Most visibly, Germany opened up. Just as immigrants flock to German jobs (more than 1m net arrivals in 2012), so players join German clubs. Between them Bayern and Dortmund have four Brazilians, three Poles, a Peruvian-Italian, a Serb, a Croat, a Swiss of Kosovar extraction, an Austrian of Filipino/Nigerian stock, a Ukrainian and two Australians—and so on. Of the German players, several have dual citizenship or a “migration background”. If the choice is between a German Europe or a European Germany, as the novelist Thomas Mann once put it, football points to the second.

2014 onwards

The 2014 World Cup victory, almost 25 years since they last won it, was achieved largely through the restructuring of German coaching system. The style of play was transformed from a defensive minded ‘park the bus’ attitude to one of free flowing counter attacking style. However the economy was not as buoyant as in previous years with unemployment 6.6% and the spectre of deflation rising its head. Roll on the 2018 World Cup and the defending champions had a disastrous campaign with not even getting out of pool play. This coincided with weakest growth in Germany for five years. The Euro 2020 (played in 2021 because of covid) saw Germany going out to England in the last 16. With regard to the club scene Bayern Munich did win the Champions League in 2020 but no German team made it to the semi-finals in 2021 as both Bayern Munich and Borussia Dortmund were knocked out in the quarter finals.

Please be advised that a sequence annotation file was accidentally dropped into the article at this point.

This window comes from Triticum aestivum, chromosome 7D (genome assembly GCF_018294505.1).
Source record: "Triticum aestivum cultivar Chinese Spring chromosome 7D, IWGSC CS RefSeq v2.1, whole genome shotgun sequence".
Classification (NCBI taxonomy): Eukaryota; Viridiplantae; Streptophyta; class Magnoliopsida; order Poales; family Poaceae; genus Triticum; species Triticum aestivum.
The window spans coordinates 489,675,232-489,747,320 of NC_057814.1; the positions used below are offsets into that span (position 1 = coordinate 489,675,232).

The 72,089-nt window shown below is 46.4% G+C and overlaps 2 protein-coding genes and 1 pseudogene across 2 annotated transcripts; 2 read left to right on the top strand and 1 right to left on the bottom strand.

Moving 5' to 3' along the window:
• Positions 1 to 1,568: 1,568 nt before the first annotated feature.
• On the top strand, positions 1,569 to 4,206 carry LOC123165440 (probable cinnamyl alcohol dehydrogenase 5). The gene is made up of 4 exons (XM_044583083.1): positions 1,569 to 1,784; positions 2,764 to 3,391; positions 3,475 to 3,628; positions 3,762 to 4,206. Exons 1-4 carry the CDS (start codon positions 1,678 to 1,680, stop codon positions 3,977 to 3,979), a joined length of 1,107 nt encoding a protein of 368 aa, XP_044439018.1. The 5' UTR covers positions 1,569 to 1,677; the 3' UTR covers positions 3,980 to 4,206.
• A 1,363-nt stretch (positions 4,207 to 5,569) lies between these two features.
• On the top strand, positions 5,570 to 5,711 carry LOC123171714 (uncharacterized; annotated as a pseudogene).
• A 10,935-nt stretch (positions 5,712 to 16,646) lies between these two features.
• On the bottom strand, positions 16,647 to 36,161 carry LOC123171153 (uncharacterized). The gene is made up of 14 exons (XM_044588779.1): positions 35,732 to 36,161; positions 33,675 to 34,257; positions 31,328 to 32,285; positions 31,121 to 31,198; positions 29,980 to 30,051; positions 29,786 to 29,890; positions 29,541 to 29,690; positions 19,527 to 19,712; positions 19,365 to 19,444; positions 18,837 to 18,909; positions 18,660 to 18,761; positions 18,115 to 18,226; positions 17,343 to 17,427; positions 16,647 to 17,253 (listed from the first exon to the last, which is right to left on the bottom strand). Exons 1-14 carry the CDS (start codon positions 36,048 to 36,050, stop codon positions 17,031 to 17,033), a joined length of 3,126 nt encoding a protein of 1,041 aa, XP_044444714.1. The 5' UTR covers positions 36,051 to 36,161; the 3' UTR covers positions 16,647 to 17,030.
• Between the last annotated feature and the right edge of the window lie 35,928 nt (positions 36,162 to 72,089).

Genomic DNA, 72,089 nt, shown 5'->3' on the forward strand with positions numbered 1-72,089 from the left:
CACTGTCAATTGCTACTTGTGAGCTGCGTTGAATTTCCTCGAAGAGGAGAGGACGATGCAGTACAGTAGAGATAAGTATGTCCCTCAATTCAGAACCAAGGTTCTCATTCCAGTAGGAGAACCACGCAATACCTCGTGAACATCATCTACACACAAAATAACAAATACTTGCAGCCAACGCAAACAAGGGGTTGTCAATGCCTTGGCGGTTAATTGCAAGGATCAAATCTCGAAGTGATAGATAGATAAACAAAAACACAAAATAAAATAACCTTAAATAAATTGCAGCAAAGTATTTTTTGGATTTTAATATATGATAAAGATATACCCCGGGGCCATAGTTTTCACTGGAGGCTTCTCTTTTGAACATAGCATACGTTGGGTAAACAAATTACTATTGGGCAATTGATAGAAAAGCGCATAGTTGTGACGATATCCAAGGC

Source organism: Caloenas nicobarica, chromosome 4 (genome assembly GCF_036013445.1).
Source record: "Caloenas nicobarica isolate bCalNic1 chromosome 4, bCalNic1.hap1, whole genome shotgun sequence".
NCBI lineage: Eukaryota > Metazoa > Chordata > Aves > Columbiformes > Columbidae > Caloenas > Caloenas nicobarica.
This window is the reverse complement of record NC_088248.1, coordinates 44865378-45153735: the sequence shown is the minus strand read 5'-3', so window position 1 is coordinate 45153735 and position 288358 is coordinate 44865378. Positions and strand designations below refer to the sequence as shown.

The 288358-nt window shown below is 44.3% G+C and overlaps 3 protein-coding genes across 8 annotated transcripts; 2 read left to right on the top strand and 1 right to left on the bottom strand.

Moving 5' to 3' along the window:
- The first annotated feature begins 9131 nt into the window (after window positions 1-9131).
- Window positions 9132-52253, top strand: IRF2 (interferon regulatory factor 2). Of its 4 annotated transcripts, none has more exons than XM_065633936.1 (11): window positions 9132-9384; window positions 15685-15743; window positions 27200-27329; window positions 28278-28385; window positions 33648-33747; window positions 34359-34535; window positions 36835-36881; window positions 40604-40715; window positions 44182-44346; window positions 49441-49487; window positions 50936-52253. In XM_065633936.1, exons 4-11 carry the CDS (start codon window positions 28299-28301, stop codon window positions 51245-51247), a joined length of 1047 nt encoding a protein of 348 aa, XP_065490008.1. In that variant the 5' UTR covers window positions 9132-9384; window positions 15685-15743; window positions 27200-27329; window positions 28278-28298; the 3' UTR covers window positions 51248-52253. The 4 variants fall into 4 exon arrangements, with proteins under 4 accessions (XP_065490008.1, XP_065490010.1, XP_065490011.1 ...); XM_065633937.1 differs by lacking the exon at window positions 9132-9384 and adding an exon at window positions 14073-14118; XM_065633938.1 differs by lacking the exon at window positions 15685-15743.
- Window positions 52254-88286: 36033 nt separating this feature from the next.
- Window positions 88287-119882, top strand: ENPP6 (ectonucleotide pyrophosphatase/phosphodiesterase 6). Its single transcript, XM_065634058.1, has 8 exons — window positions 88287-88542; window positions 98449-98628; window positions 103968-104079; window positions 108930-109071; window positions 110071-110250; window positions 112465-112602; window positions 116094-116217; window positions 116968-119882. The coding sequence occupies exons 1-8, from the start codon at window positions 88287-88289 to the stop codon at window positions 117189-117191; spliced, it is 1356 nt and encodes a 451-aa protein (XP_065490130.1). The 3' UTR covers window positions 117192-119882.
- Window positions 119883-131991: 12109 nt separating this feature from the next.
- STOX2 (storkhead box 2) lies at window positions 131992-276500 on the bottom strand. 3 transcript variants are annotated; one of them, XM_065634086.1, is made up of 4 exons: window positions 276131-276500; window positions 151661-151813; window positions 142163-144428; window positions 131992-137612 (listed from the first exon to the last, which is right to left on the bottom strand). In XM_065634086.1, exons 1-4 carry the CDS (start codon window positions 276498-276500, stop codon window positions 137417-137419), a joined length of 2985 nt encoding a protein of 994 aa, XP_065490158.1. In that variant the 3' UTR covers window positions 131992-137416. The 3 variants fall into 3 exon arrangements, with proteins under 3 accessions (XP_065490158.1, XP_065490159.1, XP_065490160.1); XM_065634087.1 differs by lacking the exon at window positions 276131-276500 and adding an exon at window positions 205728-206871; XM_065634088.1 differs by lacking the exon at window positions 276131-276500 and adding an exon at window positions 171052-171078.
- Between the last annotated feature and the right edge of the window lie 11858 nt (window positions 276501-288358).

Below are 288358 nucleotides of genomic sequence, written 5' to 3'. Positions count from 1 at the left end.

As with most countries the German economy failed to return to its pre-covid growth rate as shortages of manufacturing inputs have hampered any recovery. However, there are plenty of orders on the books for German companies for a potential rebound when supply constraints ease. On the football side of things under new manager Hansi Flick, ex Bayern Munich, the national side breezed through qualifying for Qatar 2022 in what was a weak group, but are still ranked only 12th in the world which is an improvement on 16th in 2018.